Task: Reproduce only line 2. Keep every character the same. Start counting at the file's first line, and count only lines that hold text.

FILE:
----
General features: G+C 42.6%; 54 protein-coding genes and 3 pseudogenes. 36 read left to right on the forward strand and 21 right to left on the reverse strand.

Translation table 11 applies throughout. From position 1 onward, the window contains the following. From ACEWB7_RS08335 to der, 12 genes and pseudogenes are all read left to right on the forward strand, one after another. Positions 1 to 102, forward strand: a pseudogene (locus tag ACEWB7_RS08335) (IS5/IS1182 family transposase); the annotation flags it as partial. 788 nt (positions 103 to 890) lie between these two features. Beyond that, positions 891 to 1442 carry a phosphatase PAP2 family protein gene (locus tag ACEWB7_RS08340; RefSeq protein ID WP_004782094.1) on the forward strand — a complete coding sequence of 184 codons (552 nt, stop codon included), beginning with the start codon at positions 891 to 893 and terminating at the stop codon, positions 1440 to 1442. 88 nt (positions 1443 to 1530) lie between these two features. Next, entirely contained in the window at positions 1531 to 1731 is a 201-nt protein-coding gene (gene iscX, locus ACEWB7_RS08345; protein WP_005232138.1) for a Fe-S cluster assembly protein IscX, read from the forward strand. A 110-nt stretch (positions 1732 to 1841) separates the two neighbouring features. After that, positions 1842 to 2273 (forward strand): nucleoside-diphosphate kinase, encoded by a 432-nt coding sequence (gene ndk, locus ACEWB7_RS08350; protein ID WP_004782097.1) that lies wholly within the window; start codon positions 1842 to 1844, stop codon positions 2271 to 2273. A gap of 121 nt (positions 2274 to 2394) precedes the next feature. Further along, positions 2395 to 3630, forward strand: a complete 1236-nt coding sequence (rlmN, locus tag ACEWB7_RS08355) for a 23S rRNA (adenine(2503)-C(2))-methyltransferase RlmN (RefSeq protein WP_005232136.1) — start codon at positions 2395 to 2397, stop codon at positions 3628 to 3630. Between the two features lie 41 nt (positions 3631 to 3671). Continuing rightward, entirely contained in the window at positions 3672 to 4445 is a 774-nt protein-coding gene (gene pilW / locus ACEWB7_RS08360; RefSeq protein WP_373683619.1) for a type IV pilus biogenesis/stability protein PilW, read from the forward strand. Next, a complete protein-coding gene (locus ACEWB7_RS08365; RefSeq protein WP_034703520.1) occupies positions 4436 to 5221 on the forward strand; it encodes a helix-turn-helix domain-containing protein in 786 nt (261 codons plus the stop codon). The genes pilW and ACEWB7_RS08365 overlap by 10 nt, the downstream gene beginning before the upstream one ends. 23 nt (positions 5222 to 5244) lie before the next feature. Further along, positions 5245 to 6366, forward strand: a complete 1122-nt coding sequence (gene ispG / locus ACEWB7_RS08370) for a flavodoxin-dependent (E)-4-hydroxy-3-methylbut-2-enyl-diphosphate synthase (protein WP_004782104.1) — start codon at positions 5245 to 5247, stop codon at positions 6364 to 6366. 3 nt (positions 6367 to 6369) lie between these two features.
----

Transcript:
Translation table 11 applies throughout. From position 1 onward, the window contains the following. From ACEWB7_RS08335 to der, 12 genes and pseudogenes are all read left to right on the forward strand, one after another. Positions 1 to 102, forward strand: a pseudogene (locus tag ACEWB7_RS08335) (IS5/IS1182 family transposase); the annotation flags it as partial. 788 nt (positions 103 to 890) lie between these two features. Beyond that, positions 891 to 1442 carry a phosphatase PAP2 family protein gene (locus tag ACEWB7_RS08340; RefSeq protein ID WP_004782094.1) on the forward strand — a complete coding sequence of 184 codons (552 nt, stop codon included), beginning with the start codon at positions 891 to 893 and terminating at the stop codon, positions 1440 to 1442. 88 nt (positions 1443 to 1530) lie between these two features. Next, entirely contained in the window at positions 1531 to 1731 is a 201-nt protein-coding gene (gene iscX, locus ACEWB7_RS08345; protein WP_005232138.1) for a Fe-S cluster assembly protein IscX, read from the forward strand. A 110-nt stretch (positions 1732 to 1841) separates the two neighbouring features. After that, positions 1842 to 2273 (forward strand): nucleoside-diphosphate kinase, encoded by a 432-nt coding sequence (gene ndk, locus ACEWB7_RS08350; protein ID WP_004782097.1) that lies wholly within the window; start codon positions 1842 to 1844, stop codon positions 2271 to 2273. A gap of 121 nt (positions 2274 to 2394) precedes the next feature. Further along, positions 2395 to 3630, forward strand: a complete 1236-nt coding sequence (rlmN, locus tag ACEWB7_RS08355) for a 23S rRNA (adenine(2503)-C(2))-methyltransferase RlmN (RefSeq protein WP_005232136.1) — start codon at positions 2395 to 2397, stop codon at positions 3628 to 3630. Between the two features lie 41 nt (positions 3631 to 3671). Continuing rightward, entirely contained in the window at positions 3672 to 4445 is a 774-nt protein-coding gene (gene pilW / locus ACEWB7_RS08360; RefSeq protein WP_373683619.1) for a type IV pilus biogenesis/stability protein PilW, read from the forward strand. Next, a complete protein-coding gene (locus ACEWB7_RS08365; RefSeq protein WP_034703520.1) occupies positions 4436 to 5221 on the forward strand; it encodes a helix-turn-helix domain-containing protein in 786 nt (261 codons plus the stop codon). The genes pilW and ACEWB7_RS08365 overlap by 10 nt, the downstream gene beginning before the upstream one ends. 23 nt (positions 5222 to 5244) lie before the next feature. Further along, positions 5245 to 6366, forward strand: a complete 1122-nt coding sequence (gene ispG / locus ACEWB7_RS08370) for a flavodoxin-dependent (E)-4-hydroxy-3-methylbut-2-enyl-diphosphate synthase (protein WP_004782104.1) — start codon at positions 5245 to 5247, stop codon at positions 6364 to 6366. 3 nt (positions 6367 to 6369) lie between these two features.